More important than the salary is my ability to analyze how operations are currently performing and how to implement changes to make operations run better, cheaper, and faster for the taxpayer.

When the insurance industry was in a crisis due to mold claims, Prudential requested my assistance in the claims department to handle the magnitude of these claims. The process had become long in time frame, slow in repair and very expensive. People were moved out of their homes and into hotels frequently exceeding the limits available to them for additional living expense. Reviewing matters, I found that the engineers were producing a 1″ plus report for the homeowner and insurance company. For the homeowner to determine if they had a claim, where are the problems areas and how to mitigate the situation – the majority of the paperwork contained in the report was not necessary. These engineering reports were costing $6,000-7,000. Using business common sense and conferring with the engineers and policy holders, we developed an easy to understand and cost effective report costing $750.00. A report that was understood by the customer, the insurance carrier, insurance adjuster and the contractor. I was also able to reduce the price for lab work from $500 per sample sets to $250 for a total cost of $1,000 or an expense saving of $5,000 to $6,000 per claim.

By having a timely, accurate and understandable report we were also able to drastically reduce the cost of claims and the time the homeowners were inconvenienced in being away from their home. Our corporate office used the claims methods on my file as case studies and best practices for training.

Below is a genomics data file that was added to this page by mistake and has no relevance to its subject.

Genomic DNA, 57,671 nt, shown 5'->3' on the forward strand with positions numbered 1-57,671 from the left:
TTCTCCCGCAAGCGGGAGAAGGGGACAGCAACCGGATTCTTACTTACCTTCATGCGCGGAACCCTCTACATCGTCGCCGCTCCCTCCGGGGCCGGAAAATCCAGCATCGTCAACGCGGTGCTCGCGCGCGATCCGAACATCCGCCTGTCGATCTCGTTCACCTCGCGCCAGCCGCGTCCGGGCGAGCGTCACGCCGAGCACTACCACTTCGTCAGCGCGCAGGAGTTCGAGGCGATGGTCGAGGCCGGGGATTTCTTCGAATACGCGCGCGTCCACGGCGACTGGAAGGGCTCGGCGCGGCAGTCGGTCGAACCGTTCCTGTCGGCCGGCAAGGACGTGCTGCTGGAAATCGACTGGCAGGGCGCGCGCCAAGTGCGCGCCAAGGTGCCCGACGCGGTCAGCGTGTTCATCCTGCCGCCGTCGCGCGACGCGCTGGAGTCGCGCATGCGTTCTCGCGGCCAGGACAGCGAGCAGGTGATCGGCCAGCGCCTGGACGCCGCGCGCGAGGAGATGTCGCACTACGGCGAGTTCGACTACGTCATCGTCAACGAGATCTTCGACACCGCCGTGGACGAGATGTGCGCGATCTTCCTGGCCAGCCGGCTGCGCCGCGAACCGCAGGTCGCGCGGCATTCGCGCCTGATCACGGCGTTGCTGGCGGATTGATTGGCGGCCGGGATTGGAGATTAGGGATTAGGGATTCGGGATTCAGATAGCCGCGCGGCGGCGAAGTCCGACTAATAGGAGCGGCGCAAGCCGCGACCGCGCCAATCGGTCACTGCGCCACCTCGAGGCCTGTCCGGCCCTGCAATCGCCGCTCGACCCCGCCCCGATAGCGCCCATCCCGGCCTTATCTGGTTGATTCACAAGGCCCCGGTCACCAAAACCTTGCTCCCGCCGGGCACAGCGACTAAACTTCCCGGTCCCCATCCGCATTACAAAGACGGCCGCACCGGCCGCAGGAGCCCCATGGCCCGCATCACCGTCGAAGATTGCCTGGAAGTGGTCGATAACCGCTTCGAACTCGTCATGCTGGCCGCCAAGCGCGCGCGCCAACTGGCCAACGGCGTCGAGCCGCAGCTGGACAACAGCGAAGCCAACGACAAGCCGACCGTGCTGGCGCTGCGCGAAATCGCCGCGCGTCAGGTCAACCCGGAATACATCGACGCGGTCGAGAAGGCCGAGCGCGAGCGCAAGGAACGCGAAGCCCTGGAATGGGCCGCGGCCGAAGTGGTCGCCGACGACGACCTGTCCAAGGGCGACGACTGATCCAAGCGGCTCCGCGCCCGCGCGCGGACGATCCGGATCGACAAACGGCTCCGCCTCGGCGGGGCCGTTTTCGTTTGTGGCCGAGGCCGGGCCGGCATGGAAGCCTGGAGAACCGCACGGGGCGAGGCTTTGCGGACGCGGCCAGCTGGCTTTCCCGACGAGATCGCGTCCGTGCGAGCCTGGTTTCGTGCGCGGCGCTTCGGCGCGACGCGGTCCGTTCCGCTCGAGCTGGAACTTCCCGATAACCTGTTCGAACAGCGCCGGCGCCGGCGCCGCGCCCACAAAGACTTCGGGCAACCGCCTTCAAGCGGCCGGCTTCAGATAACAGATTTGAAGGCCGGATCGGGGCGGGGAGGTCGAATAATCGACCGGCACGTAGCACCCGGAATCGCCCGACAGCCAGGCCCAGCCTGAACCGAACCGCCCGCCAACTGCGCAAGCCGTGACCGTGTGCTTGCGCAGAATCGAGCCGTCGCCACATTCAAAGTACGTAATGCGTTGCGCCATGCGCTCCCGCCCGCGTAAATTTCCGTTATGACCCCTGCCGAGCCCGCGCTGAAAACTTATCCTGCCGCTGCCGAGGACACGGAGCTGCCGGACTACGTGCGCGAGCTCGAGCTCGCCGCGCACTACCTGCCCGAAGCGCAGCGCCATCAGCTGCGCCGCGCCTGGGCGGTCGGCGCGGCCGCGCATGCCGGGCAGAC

It was a win-win. Repairs were preformed quickly, and the time frame involved was reduced – all at a more reasonable cost of doing business. I will bring this cost effectiveness to the office.

6. Which other county offices would pick up the duties of the County Treasurer if it were abolished?

The Treasurer’s office would join the Financial Services Office. Financial Services Office is under the Management Services (Budget Office).

7. How many other Texas counties have gotten rid of their Treasurer’s offices? Have any counties tried and failed to do this? Have any re-established the office once it was abolished?

First, there are many counties which do need to have a County Treasurer – Harris County is not one of them.

The actual number of counties which have eliminated the office is very small. This is largely due to a possible poison pill implying that should a candidate run to abolish an office, he can not get paid. The law punishes a civic-minded candidate.

Various Treasurers from other counties spoke in front of the Harris County Commissioner’s court requesting that the commissioner to not vote to abolish the office. At the same meeting, I spoke to the commissioner’s court and informed them that I was in support of abolishing the office. I am proud to say that the commissioner’s court voted in favor of the taxpayers 4-1 to abolish the office.